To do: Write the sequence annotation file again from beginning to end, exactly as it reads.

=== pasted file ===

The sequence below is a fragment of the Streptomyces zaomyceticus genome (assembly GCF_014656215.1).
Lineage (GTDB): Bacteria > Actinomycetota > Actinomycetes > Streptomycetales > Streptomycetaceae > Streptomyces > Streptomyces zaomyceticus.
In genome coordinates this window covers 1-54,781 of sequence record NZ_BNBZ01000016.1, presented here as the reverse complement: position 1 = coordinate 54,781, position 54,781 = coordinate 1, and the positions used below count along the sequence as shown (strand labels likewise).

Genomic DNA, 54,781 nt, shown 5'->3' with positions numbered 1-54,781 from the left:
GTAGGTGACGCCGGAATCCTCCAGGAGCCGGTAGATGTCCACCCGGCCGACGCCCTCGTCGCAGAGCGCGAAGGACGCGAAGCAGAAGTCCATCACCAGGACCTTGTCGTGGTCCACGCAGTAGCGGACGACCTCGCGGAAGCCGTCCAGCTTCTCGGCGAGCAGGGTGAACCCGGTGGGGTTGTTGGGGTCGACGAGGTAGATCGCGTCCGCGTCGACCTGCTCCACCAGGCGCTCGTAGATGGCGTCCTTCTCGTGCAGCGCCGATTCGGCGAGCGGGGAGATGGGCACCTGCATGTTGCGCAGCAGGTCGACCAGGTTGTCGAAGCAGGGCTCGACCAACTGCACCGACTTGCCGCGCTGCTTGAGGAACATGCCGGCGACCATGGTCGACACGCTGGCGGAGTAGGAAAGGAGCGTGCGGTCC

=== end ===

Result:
The sequence below is a fragment of the Streptomyces zaomyceticus genome (assembly GCF_014656215.1).
Lineage (GTDB): Bacteria > Actinomycetota > Actinomycetes > Streptomycetales > Streptomycetaceae > Streptomyces > Streptomyces zaomyceticus.
In genome coordinates this window covers 1-54,781 of sequence record NZ_BNBZ01000016.1, presented here as the reverse complement: position 1 = coordinate 54,781, position 54,781 = coordinate 1, and the positions used below count along the sequence as shown (strand labels likewise).

Genomic DNA, 54,781 nt, shown 5'->3' with positions numbered 1-54,781 from the left:
GTAGGTGACGCCGGAATCCTCCAGGAGCCGGTAGATGTCCACCCGGCCGACGCCCTCGTCGCAGAGCGCGAAGGACGCGAAGCAGAAGTCCATCACCAGGACCTTGTCGTGGTCCACGCAGTAGCGGACGACCTCGCGGAAGCCGTCCAGCTTCTCGGCGAGCAGGGTGAACCCGGTGGGGTTGTTGGGGTCGACGAGGTAGATCGCGTCCGCGTCGACCTGCTCCACCAGGCGCTCGTAGATGGCGTCCTTCTCGTGCAGCGCCGATTCGGCGAGCGGGGAGATGGGCACCTGCATGTTGCGCAGCAGGTCGACCAGGTTGTCGAAGCAGGGCTCGACCAACTGCACCGACTTGCCGCGCTGCTTGAGGAACATGCCGGCGACCATGGTCGACACGCTGGCGGAGTAGGAAAGGAGCGTGCGGTCC